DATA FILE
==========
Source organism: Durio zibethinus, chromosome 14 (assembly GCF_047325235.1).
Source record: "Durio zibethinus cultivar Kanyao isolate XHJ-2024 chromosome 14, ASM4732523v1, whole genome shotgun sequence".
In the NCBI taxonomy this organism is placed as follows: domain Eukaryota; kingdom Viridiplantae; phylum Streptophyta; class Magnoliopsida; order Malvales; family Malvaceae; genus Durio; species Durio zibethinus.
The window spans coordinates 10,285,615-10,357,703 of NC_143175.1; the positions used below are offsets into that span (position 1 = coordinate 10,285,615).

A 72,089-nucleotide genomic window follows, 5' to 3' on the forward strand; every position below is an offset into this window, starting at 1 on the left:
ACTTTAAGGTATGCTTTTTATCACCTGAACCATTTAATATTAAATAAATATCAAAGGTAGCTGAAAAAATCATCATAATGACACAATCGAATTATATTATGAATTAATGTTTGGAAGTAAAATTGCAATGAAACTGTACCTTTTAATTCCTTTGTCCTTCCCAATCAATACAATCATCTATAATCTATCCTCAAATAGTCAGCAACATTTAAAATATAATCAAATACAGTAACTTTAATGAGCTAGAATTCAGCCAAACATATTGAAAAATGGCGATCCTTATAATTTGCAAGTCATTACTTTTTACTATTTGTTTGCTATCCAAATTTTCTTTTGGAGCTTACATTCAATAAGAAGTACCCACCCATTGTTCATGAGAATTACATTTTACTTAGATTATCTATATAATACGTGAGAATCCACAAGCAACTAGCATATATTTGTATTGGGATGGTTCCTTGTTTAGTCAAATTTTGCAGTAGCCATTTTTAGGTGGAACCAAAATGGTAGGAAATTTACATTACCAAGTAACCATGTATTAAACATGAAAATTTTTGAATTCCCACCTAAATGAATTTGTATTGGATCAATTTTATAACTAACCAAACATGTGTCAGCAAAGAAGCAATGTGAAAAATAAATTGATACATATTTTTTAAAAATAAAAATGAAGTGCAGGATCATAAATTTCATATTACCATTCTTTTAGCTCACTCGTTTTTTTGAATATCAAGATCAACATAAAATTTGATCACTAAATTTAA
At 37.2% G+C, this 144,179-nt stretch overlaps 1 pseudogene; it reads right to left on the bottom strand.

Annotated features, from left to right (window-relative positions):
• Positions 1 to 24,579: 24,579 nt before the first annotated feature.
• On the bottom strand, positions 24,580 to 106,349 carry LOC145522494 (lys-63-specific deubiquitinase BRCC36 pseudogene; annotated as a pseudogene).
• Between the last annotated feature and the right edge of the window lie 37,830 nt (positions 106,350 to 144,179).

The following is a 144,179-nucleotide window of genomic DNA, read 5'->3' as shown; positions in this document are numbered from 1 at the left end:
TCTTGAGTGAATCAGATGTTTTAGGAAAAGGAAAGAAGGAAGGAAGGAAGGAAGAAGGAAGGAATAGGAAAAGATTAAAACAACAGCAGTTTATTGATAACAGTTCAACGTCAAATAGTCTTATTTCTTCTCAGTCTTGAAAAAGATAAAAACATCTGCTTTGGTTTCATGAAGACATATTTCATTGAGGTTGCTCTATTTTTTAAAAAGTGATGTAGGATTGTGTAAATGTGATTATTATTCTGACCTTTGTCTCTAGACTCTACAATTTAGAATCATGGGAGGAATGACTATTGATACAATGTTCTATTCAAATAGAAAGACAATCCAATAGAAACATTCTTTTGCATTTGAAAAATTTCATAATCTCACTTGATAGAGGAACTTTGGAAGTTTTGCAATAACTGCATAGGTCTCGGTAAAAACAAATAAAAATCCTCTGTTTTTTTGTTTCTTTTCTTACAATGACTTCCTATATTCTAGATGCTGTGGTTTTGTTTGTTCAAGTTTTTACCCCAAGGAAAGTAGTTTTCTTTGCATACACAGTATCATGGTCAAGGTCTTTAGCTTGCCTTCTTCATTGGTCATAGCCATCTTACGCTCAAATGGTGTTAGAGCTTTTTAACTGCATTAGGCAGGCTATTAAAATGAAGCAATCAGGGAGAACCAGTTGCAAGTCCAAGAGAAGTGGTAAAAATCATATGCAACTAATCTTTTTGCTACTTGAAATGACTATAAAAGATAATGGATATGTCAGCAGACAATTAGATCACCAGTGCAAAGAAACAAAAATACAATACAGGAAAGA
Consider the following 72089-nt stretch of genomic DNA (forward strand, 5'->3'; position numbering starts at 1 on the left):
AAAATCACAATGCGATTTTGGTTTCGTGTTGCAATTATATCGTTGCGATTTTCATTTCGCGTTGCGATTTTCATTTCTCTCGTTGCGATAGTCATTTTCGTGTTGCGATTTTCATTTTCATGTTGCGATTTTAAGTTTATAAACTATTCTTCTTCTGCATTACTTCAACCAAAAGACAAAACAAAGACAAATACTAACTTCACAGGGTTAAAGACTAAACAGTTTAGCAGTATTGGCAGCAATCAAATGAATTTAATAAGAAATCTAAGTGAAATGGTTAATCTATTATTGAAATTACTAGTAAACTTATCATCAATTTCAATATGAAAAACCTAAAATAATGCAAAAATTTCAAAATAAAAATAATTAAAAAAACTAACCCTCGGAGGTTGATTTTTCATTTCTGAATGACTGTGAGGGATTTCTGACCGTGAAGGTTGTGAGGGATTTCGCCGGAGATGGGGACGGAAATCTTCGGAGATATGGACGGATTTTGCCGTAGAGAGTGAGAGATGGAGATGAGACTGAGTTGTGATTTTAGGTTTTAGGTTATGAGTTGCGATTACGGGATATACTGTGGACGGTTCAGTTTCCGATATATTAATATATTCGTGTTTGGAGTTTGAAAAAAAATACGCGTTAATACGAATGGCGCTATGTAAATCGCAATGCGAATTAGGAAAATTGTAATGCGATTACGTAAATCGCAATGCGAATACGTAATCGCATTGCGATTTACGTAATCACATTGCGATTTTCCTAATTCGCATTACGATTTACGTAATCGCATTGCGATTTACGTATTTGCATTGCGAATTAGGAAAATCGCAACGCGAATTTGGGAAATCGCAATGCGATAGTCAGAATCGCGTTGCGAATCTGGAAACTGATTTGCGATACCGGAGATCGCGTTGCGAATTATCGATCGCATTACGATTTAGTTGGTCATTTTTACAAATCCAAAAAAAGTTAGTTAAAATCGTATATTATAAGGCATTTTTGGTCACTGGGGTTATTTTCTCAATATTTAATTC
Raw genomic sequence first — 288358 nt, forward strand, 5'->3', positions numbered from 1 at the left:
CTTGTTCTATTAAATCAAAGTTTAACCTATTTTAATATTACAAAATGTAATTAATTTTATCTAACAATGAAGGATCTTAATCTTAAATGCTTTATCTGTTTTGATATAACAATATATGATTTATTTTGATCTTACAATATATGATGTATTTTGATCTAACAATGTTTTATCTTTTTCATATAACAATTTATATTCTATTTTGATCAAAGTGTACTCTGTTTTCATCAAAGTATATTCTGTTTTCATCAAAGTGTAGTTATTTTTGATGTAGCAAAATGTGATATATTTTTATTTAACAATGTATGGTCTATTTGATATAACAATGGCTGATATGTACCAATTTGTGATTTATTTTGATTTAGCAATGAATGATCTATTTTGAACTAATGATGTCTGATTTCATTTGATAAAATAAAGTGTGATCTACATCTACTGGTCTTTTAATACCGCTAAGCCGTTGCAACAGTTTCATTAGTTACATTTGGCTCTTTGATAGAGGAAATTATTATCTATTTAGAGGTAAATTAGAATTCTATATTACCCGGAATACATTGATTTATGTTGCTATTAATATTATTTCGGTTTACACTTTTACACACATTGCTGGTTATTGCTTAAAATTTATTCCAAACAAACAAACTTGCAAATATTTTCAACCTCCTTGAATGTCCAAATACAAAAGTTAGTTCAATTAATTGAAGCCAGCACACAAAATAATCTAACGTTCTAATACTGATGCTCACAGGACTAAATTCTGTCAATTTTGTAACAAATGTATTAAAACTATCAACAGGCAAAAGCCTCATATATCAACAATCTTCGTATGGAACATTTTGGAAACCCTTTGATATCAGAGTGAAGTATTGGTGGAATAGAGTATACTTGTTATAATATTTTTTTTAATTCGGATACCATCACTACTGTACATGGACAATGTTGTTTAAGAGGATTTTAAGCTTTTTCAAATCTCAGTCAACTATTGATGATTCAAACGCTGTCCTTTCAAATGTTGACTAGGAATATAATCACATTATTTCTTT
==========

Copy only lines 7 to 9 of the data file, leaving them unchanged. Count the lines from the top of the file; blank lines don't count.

At 37.2% G+C, this 144,179-nt stretch overlaps 1 pseudogene; it reads right to left on the bottom strand.

Annotated features, from left to right (window-relative positions):
• Positions 1 to 24,579: 24,579 nt before the first annotated feature.